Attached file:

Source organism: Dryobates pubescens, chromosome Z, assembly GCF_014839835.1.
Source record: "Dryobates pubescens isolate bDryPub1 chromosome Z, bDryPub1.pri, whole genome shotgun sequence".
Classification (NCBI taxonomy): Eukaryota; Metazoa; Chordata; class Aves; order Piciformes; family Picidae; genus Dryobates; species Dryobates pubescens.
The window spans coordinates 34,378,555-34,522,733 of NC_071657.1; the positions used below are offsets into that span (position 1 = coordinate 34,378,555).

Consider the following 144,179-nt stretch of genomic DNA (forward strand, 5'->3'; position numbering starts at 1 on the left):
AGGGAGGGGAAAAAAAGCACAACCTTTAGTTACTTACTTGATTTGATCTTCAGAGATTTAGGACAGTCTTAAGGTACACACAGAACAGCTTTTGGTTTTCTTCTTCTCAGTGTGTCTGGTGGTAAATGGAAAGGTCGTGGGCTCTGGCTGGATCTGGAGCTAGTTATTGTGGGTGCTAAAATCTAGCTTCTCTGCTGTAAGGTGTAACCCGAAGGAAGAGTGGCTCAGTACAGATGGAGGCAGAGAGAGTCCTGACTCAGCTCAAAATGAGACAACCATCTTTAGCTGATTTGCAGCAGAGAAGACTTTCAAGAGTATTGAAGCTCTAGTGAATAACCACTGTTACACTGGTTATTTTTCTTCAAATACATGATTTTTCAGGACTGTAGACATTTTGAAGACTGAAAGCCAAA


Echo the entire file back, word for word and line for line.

Source organism: Dryobates pubescens, chromosome Z, assembly GCF_014839835.1.
Source record: "Dryobates pubescens isolate bDryPub1 chromosome Z, bDryPub1.pri, whole genome shotgun sequence".
Classification (NCBI taxonomy): Eukaryota; Metazoa; Chordata; class Aves; order Piciformes; family Picidae; genus Dryobates; species Dryobates pubescens.
The window spans coordinates 34,378,555-34,522,733 of NC_071657.1; the positions used below are offsets into that span (position 1 = coordinate 34,378,555).

Consider the following 144,179-nt stretch of genomic DNA (forward strand, 5'->3'; position numbering starts at 1 on the left):
AGGGAGGGGAAAAAAAGCACAACCTTTAGTTACTTACTTGATTTGATCTTCAGAGATTTAGGACAGTCTTAAGGTACACACAGAACAGCTTTTGGTTTTCTTCTTCTCAGTGTGTCTGGTGGTAAATGGAAAGGTCGTGGGCTCTGGCTGGATCTGGAGCTAGTTATTGTGGGTGCTAAAATCTAGCTTCTCTGCTGTAAGGTGTAACCCGAAGGAAGAGTGGCTCAGTACAGATGGAGGCAGAGAGAGTCCTGACTCAGCTCAAAATGAGACAACCATCTTTAGCTGATTTGCAGCAGAGAAGACTTTCAAGAGTATTGAAGCTCTAGTGAATAACCACTGTTACACTGGTTATTTTTCTTCAAATACATGATTTTTCAGGACTGTAGACATTTTGAAGACTGAAAGCCAAA